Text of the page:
The devil and the deep South China Sea


Last year, the Philippines brought a complaint against China’s aggressive actions in the West Philippine Sea to the United Nations Arbitral Tribunal. The Chinese “were really unprepared for that and were really embarrassed by it”, one of Vietnam’s top experts on Chinese diplomacy told me during my recent visit to Hanoi.

It was a master stroke by the Philippine government. The move put China on the defensive, said another Vietnamese analyst, and was one of the factors that prompted Beijing last year to agree in principle to hold discussions with the Association of Southeast Asian Nations (ASEAN) on a code of conduct for the disputed body of water – known in the Philippines as the West Philippine Sea, in Vietnam as the East Sea, and in China as the South China Sea.

The budding cooperation between Vietnam and the Philippines is the latest development stemming from China’s aggressive territorial claims in the region. In 2009, China put forward the so-called Nine-Dash Line map in which it claimed the whole of the South China Sea, leaving four other countries that border on the strategic body of water with nothing more than their 12-mile territorial seas.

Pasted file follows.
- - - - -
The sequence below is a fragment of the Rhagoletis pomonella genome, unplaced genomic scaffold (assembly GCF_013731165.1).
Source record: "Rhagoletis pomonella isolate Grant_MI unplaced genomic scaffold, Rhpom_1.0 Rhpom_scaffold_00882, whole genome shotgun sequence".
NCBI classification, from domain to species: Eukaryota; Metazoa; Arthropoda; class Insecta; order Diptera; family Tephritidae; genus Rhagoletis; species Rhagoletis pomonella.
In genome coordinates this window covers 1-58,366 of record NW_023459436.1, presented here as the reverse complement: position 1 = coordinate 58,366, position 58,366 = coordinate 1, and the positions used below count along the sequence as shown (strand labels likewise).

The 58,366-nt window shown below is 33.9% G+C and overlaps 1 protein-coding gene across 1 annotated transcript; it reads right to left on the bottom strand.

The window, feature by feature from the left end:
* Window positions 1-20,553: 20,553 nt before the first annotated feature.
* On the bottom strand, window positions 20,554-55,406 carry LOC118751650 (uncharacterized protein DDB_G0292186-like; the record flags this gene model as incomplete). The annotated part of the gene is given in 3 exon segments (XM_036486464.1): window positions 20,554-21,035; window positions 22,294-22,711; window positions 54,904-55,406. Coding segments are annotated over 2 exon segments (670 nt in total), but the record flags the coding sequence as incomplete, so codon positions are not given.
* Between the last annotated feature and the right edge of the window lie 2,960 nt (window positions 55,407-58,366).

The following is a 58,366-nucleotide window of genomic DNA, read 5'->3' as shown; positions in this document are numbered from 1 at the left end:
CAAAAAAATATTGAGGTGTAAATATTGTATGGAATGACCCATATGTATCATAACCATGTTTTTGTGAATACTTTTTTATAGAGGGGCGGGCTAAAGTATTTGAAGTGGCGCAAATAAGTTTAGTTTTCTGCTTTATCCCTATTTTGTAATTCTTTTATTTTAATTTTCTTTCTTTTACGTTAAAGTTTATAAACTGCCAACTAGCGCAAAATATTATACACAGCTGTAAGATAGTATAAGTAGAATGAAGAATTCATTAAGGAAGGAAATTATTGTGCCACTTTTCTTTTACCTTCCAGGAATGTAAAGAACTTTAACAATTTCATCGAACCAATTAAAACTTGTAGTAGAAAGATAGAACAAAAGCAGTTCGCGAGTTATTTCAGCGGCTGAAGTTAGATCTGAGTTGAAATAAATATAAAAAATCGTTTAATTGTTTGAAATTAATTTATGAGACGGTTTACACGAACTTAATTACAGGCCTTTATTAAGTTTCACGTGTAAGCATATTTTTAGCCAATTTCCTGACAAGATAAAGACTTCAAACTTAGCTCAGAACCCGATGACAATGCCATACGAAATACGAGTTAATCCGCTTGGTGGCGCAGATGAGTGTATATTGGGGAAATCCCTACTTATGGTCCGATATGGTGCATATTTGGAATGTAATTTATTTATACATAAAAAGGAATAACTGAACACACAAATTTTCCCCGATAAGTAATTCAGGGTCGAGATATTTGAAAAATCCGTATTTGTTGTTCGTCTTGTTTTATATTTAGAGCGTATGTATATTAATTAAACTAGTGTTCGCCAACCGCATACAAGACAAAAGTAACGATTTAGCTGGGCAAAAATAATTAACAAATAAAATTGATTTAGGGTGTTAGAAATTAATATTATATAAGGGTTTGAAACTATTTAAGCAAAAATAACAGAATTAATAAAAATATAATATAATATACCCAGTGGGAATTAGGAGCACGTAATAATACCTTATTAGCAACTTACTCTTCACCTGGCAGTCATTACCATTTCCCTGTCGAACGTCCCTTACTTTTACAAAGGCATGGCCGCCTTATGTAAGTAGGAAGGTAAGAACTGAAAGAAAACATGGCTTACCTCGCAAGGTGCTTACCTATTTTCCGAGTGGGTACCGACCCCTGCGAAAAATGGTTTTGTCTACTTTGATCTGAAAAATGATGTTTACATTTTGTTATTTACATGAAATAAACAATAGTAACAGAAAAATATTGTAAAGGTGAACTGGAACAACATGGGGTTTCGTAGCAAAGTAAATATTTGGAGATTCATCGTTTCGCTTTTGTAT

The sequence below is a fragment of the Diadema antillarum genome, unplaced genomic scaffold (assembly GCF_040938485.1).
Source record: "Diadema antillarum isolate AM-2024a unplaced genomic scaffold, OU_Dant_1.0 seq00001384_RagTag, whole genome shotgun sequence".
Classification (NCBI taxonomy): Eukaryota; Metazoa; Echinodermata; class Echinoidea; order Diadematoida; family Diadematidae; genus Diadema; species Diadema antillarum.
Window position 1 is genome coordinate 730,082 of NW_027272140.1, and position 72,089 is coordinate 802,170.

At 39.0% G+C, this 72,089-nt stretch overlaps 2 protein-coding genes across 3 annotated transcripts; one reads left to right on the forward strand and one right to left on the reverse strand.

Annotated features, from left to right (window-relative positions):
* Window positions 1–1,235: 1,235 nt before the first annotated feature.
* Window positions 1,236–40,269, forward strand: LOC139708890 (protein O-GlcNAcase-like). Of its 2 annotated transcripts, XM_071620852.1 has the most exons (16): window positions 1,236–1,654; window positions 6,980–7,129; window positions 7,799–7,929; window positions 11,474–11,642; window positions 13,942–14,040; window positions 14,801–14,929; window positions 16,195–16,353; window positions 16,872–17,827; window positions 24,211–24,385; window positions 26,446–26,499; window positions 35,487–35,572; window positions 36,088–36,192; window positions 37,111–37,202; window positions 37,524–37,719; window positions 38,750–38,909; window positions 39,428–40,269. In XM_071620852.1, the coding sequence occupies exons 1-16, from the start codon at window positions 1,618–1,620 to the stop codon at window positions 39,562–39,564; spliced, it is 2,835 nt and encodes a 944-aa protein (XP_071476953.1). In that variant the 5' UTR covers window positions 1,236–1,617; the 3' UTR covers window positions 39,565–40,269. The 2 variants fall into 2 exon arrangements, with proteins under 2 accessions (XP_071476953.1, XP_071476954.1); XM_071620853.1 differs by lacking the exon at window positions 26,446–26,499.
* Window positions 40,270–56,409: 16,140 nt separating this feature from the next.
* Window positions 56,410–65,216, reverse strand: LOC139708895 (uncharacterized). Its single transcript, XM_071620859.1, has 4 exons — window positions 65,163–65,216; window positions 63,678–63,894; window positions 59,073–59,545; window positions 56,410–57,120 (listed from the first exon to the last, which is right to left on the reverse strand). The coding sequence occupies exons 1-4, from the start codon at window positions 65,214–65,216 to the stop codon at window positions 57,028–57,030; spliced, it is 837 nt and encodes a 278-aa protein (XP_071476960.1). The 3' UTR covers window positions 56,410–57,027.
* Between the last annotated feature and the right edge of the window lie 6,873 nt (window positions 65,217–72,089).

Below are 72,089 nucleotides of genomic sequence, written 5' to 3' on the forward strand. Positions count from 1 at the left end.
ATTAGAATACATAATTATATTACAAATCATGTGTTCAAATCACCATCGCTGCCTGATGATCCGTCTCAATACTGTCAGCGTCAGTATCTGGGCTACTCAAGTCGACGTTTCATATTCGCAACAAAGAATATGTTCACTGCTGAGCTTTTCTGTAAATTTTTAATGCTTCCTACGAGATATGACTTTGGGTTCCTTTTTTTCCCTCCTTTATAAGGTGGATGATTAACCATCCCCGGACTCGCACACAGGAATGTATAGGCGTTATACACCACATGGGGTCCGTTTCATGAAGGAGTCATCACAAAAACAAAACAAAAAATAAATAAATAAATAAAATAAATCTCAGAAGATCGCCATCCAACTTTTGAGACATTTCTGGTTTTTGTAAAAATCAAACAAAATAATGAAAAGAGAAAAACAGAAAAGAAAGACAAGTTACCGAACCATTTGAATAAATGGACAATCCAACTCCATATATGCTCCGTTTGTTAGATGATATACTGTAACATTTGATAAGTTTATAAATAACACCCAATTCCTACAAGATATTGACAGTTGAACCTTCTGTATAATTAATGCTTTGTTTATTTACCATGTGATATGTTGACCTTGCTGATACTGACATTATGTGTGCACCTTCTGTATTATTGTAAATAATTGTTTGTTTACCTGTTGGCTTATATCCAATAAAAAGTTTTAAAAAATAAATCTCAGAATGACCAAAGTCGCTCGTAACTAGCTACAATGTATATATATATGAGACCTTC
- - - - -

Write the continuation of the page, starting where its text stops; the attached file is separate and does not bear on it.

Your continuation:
In pursuit of Beijing’s goals, Chinese maritime surveillance ships have driven Filipino fisherfolk from Scarborough Shoal, which lies within the Philippines’ 200-mile exclusive economic zone. In the most recent incident, the Chinese tried to disperse Filipino fishing boats approaching the shoal with water cannons. Chinese government ships have also reportedly chased off Filipino boats trying to replenish a garrison on Ayungin Shoal in the Spratly Islands.


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